Posted by: Mike Cornelius | April 26, 2012

With Early Exits, Bruins And Canucks Have Decisions To Make

Last year at this time the Boston Bruins and Vancouver Canucks were winding their way through the Stanley Cup playoffs, on their way to a seven game showdown in the Finals. Boston prevailed, giving the Hub its first Cup in almost four decades. The Bruins’ 4-0 victory in the deciding game sparked riots in Vancouver and riotous joy in New England. But the NHL has at least one thing in common with the stock market, in that past performance is no guarantee of future results. This year both Boston and Vancouver have been sent home early, twin victims of upsets in the first round of the playoffs. Now both teams face an unexpectedly early off-season filled with questions.

The Bruins, the #2 seed in the Eastern Conference, fell in seven games to the #7 seed Washington Capitals; while the Canucks, the #1 seed in the West and winner of the President’s Trophy for the best regular-season record in the league, were stunned in five games by the #8 seed Los Angeles Kings. Of the two series, the matchup between Boston and Washington offered both far more exciting hockey and a less surprising result. The series set an NHL record as the closest ever, as it not only went the full seven games but for the first time in league history each contest was decided by a one-goal margin. Even that remarkable fact doesn’t adequately describe the closeness of the play. Four of the games went to overtime; and in two of the three that ended in regulation, the winning goal was scored in the final two minutes of the third period. In the entire series only once did a team, Washington, hold a two-goal lead. That was in Game Five, and the two score advantage lasted for all of 2:54 on the game clock.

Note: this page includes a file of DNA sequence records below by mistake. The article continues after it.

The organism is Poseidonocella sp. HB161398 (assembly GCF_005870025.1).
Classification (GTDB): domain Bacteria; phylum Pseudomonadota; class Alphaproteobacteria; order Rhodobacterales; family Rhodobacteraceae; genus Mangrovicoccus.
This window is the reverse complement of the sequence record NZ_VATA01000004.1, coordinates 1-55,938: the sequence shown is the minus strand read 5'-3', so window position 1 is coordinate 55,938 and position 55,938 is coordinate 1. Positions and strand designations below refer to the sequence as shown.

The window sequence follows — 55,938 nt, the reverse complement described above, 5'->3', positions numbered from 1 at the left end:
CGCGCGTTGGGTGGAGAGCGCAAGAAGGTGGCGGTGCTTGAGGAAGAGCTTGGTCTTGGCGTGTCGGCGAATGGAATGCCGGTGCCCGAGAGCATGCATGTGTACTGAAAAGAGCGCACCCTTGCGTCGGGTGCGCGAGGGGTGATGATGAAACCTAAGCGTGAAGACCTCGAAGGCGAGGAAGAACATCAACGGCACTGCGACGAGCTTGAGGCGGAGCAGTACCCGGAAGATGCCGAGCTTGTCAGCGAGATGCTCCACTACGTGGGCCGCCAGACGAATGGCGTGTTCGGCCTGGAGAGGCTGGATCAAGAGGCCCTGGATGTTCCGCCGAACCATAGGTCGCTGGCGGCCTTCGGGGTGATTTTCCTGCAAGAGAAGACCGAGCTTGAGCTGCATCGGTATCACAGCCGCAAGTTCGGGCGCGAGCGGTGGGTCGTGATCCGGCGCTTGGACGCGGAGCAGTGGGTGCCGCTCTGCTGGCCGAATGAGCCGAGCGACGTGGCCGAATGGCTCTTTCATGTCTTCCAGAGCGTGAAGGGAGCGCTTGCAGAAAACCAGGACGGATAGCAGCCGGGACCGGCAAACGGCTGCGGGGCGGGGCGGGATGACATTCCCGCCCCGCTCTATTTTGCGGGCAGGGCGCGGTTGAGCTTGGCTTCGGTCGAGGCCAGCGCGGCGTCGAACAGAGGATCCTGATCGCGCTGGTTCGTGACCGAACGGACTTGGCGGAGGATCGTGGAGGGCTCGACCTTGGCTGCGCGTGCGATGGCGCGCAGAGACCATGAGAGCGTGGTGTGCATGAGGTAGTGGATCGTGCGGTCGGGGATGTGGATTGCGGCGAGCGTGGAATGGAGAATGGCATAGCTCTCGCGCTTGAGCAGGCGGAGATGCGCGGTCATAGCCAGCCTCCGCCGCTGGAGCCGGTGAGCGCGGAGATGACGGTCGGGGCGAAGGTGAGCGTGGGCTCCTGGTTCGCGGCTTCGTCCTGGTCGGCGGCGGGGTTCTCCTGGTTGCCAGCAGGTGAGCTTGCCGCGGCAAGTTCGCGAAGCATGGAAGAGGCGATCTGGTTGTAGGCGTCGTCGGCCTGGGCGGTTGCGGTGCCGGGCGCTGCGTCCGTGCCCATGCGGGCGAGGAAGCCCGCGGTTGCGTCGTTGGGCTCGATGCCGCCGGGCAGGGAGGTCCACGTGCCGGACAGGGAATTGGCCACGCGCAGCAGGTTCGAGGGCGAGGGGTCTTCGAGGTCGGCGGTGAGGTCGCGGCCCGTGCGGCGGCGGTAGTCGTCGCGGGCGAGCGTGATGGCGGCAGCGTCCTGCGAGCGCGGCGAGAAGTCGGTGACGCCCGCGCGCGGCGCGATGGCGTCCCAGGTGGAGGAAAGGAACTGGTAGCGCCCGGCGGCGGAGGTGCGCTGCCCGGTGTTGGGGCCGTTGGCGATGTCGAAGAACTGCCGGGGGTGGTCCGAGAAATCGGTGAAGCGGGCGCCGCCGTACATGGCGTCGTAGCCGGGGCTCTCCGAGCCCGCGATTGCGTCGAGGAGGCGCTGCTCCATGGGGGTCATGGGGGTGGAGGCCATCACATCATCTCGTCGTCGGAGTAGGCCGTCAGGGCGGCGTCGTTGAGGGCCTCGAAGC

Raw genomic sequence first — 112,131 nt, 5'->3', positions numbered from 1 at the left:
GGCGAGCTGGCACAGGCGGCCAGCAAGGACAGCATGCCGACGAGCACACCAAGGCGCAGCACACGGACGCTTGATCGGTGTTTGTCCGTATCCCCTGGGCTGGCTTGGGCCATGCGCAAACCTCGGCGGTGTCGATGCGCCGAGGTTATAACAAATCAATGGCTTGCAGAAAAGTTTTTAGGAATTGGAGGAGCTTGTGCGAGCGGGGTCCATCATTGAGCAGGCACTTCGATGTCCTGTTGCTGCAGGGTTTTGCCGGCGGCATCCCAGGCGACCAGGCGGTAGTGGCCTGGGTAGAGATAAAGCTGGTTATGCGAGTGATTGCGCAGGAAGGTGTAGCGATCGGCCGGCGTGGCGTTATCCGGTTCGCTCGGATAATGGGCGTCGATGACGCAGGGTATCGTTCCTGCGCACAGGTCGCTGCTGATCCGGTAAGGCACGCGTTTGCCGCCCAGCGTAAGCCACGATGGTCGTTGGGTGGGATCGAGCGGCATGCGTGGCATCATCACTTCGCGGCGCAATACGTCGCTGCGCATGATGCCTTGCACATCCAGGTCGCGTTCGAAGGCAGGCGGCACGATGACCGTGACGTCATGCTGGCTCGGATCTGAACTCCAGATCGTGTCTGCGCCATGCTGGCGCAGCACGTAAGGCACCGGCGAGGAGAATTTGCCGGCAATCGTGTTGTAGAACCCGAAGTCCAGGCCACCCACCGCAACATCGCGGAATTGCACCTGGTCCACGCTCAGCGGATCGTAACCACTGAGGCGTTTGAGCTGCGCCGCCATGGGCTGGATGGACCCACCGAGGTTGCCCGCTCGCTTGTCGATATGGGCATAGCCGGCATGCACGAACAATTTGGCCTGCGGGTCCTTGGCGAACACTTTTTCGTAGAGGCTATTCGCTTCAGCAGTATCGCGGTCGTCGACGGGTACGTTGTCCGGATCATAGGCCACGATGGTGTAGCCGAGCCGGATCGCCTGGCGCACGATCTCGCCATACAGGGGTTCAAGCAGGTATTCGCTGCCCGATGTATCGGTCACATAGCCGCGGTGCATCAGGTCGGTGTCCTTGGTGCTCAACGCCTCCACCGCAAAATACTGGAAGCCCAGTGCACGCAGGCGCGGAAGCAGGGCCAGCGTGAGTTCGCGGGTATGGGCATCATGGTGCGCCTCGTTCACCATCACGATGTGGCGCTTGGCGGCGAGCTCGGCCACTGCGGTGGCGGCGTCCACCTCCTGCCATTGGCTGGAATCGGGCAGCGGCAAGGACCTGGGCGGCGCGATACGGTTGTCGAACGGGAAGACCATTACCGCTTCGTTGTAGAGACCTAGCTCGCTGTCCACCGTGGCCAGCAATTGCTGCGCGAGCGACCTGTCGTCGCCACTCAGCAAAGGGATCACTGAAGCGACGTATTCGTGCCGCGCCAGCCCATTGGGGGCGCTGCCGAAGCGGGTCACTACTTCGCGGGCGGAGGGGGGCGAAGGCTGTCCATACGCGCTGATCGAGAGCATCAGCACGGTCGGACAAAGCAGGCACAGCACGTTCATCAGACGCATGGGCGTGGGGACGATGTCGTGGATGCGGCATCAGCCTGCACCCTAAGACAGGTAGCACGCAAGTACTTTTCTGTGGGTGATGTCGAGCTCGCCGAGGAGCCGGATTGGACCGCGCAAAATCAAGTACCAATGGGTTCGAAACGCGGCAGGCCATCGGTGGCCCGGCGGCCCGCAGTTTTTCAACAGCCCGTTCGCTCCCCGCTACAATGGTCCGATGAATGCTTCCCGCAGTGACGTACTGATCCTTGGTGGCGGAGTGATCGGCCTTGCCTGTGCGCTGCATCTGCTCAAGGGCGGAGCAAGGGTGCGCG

All of those number point to a series between two evenly matched teams; an assessment that is fair despite the wide difference in seeding. The Bruins played two distinctly different seasons. Through 46 games they were sailing along at 30-13-3. Both their offense and defense were in form as they built up a league-leading +71 goal differential. But starting with a loss to the Capitals in D.C. on January 24th, the Bruins sagged to a 19-16-1 record over the final 36 games of the regular season. In that stretch of mediocre play they actually had a negative goal differential of -4. Had Boston’s record for the entire season mirrored what it was during the last eleven weeks, the team would have finished with 88 points, four fewer than Washington. Based on the season-ending standings, the defending Stanley Cup champions would have missed this year’s playoffs entirely.